“Smoke Free in 2003” is a pan-European public health awareness campaign designed to highlight the dangers of smoking, encourage smokers to give up cigarettes in the New Year and to go and see their doctor for advice and effective treatment to help them quit. It is a comprehensive, innovative and measurable campaign that uses international press events, a multinational survey and celebrity spokesperson to promote smoking cessation and the importance of physician intervention/involvement.
Giving up cigarettes is traditionally believed to be top on many smokers’ list of New Year’s resolutions. GSK appointed CPR the challenge of creating a strategically focused PR campaign that would encourage smokers to give up their cigarettes on New Year’s Day.
CPR was given four months to create, implement and evaluate the results of the “Smoke Free in 2003” campaign. The short time frame meant the campaign needed to be simple, achievable and easily implemented by the GSK European and International markets.
 CPR’s strategic approach was to create a smoking cessation public awareness campaign, harnessing the support of a popular health conscious celebrity to encourage smokers to give up on New Year’s Day.
Gaining the support of a health professional, together with the right level of motivational support and proven stop smoking medication, has been shown to be a winning combination in helping smokers to quit their cigarettes. The ‘Smoke Free in 2003’ campaign focused on communicating to the consumer the key message: visit your doctor who can help you to quit and tell you more about effective smoking cessation treatment options currently available and right for you.
CPR created a “Smoke Free in 2003” survey to determine how many smokers try to quit as part of their New Year’s resolution. The survey aimed to gain an insight into why, despite good intentions, people fail to quit; what barriers exist to quit attempts; why the New Year quit date is often postponed and why people fail to remain cigarette-free in the long term.
The survey was conducted in six European countries; UK, Germany, Spain, Belgium, France and The Netherlands, as well as Australia, and involved over 2,100 participants all of whom were smokers or former smokers. Interviews were carried out via the Internet in all countries except Australia where the research was undertaken via telephone.
To communicate to target audiences that it is possible to give up smoking for the long term, the survey investigated successful quitters; how they quit; how difficult they found it; how their quality of life has improved since quitting and what motivates them to remain smoke free. The survey results generated interesting and quirky data that provided news hooks on which to base the press materials and capture the media’s interest in the campaign.
To build awareness for the “Smoke Free in 2003” brand and to build consumer association, branded press materials were created including letterhead, a folder, sticker and media invitation. CD ROMs containing the designs for the branded press materials were distributed to the markets to enable them to produce translated versions suitable for use with their local media.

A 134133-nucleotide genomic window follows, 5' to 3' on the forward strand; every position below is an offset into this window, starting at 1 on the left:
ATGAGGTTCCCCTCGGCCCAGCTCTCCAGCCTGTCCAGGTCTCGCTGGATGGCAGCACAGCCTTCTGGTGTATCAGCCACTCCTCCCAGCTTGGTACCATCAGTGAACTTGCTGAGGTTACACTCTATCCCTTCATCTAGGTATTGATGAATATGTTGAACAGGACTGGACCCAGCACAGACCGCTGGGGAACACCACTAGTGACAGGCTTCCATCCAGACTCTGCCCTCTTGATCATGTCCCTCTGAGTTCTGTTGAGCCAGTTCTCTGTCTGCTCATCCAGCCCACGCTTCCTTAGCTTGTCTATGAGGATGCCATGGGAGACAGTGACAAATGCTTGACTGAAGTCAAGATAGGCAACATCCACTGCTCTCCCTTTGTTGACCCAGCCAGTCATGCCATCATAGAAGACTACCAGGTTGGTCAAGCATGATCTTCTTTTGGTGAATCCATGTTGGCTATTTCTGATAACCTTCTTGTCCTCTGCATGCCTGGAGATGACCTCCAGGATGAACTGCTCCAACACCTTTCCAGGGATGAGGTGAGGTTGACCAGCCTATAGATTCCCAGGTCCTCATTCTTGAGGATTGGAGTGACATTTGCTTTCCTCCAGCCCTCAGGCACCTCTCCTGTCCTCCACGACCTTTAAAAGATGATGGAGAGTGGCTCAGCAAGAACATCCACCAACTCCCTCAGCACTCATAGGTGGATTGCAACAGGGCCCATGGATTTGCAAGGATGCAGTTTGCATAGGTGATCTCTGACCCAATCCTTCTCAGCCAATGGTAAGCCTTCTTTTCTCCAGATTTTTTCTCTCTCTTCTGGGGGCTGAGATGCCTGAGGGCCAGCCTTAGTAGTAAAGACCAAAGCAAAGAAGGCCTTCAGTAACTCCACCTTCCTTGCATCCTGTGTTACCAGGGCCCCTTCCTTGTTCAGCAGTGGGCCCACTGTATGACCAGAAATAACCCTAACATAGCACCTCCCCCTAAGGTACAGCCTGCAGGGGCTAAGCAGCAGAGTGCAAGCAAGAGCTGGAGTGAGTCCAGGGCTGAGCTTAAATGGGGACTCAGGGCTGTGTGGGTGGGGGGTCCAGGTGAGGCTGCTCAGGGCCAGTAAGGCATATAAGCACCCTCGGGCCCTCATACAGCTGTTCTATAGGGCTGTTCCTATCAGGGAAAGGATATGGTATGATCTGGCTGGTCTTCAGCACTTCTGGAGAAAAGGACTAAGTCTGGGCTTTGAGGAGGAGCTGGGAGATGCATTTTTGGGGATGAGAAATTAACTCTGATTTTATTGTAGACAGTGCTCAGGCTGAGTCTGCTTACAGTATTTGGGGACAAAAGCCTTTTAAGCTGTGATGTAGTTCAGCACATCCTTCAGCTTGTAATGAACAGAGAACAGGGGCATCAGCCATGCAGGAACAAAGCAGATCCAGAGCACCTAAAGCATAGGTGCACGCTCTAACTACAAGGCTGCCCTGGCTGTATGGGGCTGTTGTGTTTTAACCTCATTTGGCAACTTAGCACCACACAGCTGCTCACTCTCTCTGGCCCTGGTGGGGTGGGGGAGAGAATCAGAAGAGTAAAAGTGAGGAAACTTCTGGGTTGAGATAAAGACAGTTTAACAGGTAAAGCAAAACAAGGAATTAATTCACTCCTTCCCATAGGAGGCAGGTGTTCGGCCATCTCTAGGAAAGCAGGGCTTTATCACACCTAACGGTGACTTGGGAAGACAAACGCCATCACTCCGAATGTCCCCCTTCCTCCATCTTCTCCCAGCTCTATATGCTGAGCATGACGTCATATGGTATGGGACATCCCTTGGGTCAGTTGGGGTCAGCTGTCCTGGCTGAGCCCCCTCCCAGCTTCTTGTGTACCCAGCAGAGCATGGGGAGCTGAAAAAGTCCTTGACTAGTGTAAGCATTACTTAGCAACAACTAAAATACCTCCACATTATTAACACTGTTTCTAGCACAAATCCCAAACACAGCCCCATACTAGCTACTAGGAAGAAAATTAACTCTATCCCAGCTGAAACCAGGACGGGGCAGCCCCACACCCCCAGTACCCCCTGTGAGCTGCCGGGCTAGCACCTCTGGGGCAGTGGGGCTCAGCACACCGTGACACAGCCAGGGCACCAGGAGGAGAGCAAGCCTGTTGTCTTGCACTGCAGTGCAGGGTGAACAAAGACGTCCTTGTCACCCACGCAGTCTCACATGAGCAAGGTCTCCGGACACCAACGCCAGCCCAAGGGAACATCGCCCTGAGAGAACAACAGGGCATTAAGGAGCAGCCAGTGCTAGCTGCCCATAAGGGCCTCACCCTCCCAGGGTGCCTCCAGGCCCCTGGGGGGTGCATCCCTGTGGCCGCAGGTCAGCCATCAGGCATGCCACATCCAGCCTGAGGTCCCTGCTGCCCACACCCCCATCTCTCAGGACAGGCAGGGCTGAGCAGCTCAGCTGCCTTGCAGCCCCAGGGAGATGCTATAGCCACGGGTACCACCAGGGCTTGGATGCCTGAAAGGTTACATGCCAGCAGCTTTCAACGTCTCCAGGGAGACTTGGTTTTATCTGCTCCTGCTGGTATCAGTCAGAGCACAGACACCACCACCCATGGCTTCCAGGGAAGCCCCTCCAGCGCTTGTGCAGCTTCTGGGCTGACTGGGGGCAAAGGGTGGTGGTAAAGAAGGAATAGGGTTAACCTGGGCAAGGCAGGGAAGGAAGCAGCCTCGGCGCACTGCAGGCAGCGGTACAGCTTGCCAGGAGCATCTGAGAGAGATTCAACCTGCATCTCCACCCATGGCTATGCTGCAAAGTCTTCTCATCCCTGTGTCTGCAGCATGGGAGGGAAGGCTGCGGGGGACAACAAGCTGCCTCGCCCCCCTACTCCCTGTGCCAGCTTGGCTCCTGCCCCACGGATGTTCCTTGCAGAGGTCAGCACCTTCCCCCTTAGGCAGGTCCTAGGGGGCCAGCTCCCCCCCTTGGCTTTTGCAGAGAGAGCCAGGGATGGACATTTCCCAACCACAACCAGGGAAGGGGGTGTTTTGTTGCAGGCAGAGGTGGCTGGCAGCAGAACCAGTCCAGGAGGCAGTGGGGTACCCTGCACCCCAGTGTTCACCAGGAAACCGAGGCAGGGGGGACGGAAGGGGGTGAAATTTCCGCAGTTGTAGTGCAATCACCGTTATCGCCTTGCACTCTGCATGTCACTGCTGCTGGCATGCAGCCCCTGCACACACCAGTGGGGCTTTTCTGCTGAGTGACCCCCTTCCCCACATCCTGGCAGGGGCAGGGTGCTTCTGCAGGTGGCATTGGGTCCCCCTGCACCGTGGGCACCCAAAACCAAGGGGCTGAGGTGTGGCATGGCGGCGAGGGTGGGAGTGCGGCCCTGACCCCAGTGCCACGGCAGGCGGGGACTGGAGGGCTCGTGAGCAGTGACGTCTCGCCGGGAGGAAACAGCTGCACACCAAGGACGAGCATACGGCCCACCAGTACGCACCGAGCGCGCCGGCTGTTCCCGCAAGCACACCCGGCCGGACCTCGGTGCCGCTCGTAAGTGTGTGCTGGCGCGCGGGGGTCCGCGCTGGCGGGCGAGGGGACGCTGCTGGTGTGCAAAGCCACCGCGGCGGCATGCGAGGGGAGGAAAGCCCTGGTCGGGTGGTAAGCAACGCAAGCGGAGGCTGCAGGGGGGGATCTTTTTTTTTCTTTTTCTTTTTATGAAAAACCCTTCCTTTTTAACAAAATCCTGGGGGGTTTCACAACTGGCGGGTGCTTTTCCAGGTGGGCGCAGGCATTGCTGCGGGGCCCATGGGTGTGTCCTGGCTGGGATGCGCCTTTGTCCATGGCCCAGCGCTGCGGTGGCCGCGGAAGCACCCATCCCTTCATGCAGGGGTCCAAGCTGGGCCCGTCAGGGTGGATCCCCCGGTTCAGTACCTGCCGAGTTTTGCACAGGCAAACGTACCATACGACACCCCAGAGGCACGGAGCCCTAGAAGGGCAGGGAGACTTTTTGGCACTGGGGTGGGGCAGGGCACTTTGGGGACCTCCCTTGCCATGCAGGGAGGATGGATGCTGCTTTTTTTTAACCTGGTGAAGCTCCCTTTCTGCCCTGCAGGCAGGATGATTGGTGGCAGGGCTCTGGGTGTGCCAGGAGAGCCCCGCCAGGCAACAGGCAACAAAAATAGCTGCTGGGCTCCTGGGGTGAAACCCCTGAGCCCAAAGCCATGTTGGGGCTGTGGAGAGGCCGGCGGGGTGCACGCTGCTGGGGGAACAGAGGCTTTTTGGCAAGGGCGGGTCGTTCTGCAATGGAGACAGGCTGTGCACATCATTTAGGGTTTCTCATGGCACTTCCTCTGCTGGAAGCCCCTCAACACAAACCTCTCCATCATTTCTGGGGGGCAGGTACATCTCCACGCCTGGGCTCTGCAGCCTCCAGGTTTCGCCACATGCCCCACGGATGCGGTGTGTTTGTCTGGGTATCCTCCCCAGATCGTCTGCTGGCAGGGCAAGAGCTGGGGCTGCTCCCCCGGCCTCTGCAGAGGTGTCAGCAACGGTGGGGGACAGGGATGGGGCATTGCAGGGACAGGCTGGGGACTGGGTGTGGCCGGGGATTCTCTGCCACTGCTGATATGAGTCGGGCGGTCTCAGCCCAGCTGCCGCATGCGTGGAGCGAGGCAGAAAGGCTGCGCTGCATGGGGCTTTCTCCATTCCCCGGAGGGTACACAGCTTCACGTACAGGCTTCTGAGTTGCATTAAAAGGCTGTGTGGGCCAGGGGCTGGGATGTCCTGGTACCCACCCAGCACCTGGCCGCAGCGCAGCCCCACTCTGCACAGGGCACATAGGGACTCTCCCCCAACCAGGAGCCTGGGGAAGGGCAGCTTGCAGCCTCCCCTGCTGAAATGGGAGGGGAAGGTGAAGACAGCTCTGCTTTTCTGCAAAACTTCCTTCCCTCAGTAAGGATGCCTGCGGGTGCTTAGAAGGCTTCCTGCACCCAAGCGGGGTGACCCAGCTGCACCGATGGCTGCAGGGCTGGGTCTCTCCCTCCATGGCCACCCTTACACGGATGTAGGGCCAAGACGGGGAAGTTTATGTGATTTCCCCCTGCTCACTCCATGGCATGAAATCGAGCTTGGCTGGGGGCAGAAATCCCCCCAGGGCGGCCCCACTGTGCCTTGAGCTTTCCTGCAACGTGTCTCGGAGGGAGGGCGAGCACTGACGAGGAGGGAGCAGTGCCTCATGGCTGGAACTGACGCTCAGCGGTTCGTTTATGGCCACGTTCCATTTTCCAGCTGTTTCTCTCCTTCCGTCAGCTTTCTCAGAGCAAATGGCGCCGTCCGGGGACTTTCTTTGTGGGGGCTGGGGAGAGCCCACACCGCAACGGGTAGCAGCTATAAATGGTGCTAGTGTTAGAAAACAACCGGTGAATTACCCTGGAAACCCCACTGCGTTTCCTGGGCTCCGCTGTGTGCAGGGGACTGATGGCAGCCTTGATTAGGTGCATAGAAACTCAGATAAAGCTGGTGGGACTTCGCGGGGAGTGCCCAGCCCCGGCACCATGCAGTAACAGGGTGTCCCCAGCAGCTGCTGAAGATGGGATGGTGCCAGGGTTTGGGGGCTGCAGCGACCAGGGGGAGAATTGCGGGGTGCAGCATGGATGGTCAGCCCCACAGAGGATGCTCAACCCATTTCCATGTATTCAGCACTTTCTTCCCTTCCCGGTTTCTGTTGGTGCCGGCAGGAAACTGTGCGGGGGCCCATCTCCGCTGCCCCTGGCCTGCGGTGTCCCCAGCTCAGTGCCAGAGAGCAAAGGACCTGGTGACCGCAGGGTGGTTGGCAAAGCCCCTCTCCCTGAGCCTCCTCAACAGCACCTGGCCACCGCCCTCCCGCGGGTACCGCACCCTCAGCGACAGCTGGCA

CPR employed the reputation of celebrity Gary Lineker - former England International Football (soccer) star - to help drive public awareness for the campaign as well as to create a fresh media news angle to sell the story to journalists. During a football career that spanned from 1976-1994, Lineker was one of the most famous and admired football players in the world. Since retiring from the game, Lineker has been a sports related presenter for English BBC TV and radio, and has reported on high profile sports events such as the Atlanta Olympic Games.
The GSK European and International markets were encouraged to organise local “Smoke Free in 2003” press briefings to launch the results of the survey either involving Lineker or securing the support of a local celebrity. CPR developed a ‘How-to-Guide’ to assist markets in organizing celebrity press briefings.
A video news release (VNR) was filmed to provide markets with an additional tool to generate in-country media coverage. The VNR features Lineker offering his support for the campaign and announcing the overall consumer survey results, as well as results for each individual market. Also featured in the footage is a patient who achieved success in quitting through physician intervention, and a key opinion leader offering a scientific/medical view.
Four GSK markets held press briefings, including Belgium, Ireland, Spain and The UK, three of which used Lineker to launch the data results of the consumer survey.
The “Smoke Free in 2003” media events generated extensive media coverage in markets across Europe. Furthermore, in spite of this being a predominantly European campaign, the story was covered by several US publications. US media hits include American Morning with Paula Zahn, Reuters and CNN.com, in addition to extensive local market media coverage.
Most coverage mentions the campaign, the survey results and contains a supportive quote from Lineker and a key opinion leader. Many articles feature campaign key messages about trying to quit this New Year, and visiting a doctor for help and advice on the best way to overcome tobacco addiction. 
The high profile and reputation of the types of media that have covered the story confirms the strength of the news. Almost immediately coverage was collected from high profile Belgian, UK, Spanish and International publications (e.g. Le Soir, Associated Press, CNN, Reuters Health, Europe Intelligence Wire, Daily Telegraph, OK! Magazine, ABC).
Interestingly, one reader of a UK daily newspaper called The Metro was inspired to write to the publication’s letters page querying the choice of celebrity to back the campaign. This is evidence to show that the campaign really is reaching target audiences.